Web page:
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The FTSE 100 is called to open 33 points higher at 7092. Stocks in Asia tracked a strong U.S. session after earnings handed investors a welcome distraction from rising yields and trade tensions. The dollar ticked higher and Treasuries were steady. Japanese, Chinese and Australian shares rose, helping lift the MSCI Asia Pacific Index of shares, which last week touched its lowest since May 2017. Chinese shares fluctuateds. Earnings cheer continued after the U.S. close, with profit at Netflix Inc. trouncing estimates. Ten-year Treasury yields traded around 3.16 percent. Oil edged higher amid simmering tensions between the Saudi Arabia and the U.S. over the disappearance of a prominent journalist. Hong Kong markets shut for a holiday Wednesday. Better results at the start of earnings season from the likes of Goldman Sachs Group Inc., Johnson & Johnson and Netflix offered investors some breathing space from worries about the jump in benchmark Treasury yields to seven-year highs. Minutes from the latest Federal Reserve meeting should offer more clues Wednesday on the outlook for policy tightening into next year. Also helping sentiment this week was a budget agreement in Italy.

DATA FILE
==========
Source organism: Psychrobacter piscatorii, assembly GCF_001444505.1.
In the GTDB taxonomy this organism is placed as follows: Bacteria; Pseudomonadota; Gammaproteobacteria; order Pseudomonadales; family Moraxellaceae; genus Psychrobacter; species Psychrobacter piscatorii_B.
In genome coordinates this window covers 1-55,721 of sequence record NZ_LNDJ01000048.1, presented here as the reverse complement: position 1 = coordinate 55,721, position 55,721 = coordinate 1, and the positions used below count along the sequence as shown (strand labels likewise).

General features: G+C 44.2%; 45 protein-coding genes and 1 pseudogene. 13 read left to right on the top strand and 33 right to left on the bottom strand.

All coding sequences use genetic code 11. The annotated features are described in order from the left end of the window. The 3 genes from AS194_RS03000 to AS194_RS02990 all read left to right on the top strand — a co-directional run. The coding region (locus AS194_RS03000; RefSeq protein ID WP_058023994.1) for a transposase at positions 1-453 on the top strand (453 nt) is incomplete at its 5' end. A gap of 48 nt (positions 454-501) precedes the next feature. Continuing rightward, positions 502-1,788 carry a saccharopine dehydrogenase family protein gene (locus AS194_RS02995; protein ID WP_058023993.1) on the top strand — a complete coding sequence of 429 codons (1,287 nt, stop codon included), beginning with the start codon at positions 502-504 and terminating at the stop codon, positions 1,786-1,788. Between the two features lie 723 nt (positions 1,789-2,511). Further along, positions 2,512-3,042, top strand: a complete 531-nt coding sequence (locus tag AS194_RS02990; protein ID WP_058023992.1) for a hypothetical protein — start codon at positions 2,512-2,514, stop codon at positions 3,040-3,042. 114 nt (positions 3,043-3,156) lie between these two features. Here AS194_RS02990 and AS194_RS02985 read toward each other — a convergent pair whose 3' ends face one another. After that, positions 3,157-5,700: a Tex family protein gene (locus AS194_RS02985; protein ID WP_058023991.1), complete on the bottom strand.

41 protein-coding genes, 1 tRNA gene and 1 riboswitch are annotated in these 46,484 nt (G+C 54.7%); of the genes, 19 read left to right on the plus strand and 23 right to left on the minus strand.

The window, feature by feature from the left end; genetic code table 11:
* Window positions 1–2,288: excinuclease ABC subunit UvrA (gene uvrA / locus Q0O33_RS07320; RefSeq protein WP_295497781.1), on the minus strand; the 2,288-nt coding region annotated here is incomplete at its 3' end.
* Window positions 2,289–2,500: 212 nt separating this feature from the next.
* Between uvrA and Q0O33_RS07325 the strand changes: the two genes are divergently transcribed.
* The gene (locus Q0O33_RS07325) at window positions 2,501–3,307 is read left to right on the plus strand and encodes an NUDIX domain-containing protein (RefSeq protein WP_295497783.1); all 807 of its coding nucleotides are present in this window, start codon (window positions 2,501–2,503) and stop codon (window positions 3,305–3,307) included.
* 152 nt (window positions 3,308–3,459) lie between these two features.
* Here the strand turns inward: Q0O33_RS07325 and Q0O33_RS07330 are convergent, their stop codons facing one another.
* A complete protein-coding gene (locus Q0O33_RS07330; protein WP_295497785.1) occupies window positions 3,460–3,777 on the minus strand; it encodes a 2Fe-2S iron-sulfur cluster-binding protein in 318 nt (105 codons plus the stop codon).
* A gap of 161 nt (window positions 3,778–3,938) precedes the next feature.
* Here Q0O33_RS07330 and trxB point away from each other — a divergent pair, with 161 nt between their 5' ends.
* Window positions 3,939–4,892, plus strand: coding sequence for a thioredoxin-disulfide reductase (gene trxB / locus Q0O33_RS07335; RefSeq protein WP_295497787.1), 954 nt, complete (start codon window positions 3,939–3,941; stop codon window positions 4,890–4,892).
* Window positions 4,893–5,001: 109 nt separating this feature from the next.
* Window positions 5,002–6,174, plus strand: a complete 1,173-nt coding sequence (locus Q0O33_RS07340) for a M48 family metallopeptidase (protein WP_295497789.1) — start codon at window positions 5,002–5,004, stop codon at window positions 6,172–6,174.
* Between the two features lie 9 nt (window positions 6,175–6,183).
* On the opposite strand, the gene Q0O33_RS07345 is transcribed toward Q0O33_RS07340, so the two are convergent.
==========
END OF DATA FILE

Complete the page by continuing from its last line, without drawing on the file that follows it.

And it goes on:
Global equity markets have come under pressure in the last week or so, reminding investors of the sharp, albeit short-lived, correction we saw in the early part of this year.
It may not seem like it but markets are in a holding pattern at the moment as the tectonic plates of change grind ever onwards. This week’s Diary focuses on what the short term traders are up to, snippets of information from the inside pages and the challenges of being in business.
Volatility in the technology sector has grabbed people’s attention, but to understand what’s going on, you need to break down the sector and look at it from the bottom up.
Strong global growth, particularly in the US, subdued inflation and accommodative monetary policy remain a supportive backdrop for risk assets. However, over the summer growth momentum has eased - which is characteristic of a maturing economic cycle - and global trade tensions, the stalled Brexit negotiations and political instability in Europe and the US have resulted in higher volatility in most asset classes.
Surveys and hard data show the global economy growing at a healthy pace with minimal inflation risk. Activity accelerated in Q2 and our expectation of 3.4% GDP growth – marginally higher than last year – should be achieved in 2018. Although stronger US growth will continue, the OECD composite leading indicator suggests the global cycle has peaked, partly explaining why financial markets have become more sensitive to interest rate “normalisation” and the scaling back of ultra-accommodative policies, as well escalating trade tensions and a 20% rise in Brent crude to around $80 a barrel.
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